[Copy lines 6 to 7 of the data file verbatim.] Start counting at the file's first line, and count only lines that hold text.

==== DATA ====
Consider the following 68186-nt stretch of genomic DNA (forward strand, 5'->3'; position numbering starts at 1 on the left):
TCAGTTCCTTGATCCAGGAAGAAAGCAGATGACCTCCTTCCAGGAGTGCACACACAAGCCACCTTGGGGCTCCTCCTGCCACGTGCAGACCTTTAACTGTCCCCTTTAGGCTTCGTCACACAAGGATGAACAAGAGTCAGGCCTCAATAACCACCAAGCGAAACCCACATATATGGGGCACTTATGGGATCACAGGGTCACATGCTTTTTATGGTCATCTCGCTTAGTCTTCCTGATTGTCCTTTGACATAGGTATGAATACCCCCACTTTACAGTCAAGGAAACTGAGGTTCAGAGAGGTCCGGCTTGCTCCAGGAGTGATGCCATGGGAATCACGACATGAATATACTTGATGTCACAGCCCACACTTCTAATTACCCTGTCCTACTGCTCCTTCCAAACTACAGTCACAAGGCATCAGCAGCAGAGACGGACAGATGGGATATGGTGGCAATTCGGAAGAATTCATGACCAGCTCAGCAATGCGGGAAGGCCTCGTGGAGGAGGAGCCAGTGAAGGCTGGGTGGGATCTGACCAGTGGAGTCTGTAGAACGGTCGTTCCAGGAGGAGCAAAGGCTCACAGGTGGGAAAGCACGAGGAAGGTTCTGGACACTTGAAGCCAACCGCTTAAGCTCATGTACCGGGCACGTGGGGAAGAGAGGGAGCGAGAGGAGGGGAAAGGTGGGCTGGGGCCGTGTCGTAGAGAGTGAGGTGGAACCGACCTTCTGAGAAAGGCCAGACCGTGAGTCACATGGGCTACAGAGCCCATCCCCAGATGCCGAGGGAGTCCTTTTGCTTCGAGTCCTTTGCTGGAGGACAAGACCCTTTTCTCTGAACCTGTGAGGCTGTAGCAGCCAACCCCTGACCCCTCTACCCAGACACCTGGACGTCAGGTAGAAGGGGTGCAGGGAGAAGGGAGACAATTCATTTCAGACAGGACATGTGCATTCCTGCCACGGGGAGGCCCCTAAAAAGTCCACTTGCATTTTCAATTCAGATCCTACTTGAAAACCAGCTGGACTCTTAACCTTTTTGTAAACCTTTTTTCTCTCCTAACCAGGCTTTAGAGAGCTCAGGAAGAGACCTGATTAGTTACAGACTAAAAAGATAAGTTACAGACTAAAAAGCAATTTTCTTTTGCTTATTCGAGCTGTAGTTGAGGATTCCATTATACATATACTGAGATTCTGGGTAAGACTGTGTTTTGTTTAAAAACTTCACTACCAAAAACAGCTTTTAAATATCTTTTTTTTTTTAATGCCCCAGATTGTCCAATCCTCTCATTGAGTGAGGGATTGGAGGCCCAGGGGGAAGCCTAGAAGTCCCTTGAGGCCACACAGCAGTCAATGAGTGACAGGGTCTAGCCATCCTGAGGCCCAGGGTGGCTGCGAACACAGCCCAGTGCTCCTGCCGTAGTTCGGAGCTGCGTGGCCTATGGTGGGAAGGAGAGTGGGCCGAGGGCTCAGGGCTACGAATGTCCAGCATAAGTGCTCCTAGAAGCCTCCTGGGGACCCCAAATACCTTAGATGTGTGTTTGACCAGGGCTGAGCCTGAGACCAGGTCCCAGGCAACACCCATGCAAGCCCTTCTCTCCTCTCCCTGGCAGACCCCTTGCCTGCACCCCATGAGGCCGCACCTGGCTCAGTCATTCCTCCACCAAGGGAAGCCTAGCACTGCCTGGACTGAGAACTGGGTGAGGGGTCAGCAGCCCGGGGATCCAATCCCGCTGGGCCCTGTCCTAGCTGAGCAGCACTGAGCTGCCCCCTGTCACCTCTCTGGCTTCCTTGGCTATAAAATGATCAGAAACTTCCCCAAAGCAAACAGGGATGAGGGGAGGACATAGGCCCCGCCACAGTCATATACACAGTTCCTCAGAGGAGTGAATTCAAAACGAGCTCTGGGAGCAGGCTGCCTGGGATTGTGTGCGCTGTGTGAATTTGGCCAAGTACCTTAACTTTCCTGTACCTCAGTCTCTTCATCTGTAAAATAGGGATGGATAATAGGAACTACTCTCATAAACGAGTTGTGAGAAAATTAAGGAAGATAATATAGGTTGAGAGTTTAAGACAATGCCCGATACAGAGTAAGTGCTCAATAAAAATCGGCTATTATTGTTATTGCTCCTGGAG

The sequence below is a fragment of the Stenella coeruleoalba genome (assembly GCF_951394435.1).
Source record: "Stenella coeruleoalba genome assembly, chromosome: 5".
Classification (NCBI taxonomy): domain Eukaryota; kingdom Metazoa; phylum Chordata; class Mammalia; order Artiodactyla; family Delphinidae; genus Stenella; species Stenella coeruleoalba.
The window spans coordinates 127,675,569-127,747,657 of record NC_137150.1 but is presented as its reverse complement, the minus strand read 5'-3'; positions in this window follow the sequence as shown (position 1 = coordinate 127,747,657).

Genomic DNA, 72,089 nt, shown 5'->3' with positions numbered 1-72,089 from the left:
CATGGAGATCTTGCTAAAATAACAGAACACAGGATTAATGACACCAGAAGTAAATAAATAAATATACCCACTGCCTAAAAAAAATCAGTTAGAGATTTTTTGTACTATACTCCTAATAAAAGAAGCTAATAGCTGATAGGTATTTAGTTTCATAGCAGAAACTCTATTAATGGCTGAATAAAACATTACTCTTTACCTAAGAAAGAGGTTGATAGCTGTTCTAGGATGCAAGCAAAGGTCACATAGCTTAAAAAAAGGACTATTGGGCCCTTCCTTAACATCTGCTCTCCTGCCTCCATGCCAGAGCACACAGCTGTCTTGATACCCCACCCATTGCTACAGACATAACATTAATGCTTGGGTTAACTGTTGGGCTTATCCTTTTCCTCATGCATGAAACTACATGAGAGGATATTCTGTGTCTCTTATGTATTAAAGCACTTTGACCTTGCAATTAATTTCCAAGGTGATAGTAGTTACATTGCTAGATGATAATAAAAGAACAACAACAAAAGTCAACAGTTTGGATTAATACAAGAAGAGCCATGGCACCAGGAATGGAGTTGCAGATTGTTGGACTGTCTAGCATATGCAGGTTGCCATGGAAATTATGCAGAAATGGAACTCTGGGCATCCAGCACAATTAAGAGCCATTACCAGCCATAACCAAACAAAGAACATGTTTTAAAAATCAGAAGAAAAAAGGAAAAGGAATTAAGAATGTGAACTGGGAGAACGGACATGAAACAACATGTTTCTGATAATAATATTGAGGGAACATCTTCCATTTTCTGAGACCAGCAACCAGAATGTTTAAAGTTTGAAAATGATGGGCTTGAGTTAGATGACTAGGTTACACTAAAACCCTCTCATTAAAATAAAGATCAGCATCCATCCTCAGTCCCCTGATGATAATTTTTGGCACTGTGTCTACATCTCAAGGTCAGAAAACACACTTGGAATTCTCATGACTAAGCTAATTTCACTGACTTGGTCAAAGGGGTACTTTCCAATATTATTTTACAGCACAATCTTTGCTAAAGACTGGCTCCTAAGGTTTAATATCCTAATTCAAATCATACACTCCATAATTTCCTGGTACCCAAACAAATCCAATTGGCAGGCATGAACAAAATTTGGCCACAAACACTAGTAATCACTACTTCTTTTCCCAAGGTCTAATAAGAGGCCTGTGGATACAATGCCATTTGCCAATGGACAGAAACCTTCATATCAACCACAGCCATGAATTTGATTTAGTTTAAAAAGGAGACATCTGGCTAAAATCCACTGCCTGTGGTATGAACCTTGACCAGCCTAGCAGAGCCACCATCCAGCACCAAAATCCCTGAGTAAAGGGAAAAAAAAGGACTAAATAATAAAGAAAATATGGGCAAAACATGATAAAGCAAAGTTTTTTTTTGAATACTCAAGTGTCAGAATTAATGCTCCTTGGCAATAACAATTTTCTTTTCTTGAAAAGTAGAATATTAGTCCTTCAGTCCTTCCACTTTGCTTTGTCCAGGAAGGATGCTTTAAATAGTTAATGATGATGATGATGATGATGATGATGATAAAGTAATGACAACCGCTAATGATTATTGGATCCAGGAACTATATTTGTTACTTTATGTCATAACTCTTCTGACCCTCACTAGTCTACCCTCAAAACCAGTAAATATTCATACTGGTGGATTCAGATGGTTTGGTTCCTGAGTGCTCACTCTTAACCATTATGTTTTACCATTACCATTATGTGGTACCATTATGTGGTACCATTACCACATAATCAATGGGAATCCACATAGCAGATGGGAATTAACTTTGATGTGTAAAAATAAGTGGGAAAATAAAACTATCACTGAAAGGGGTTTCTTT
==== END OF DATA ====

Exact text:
The window spans coordinates 127,675,569-127,747,657 of record NC_137150.1 but is presented as its reverse complement, the minus strand read 5'-3'; positions in this window follow the sequence as shown (position 1 = coordinate 127,747,657).

Genomic DNA, 72,089 nt, shown 5'->3' with positions numbered 1-72,089 from the left: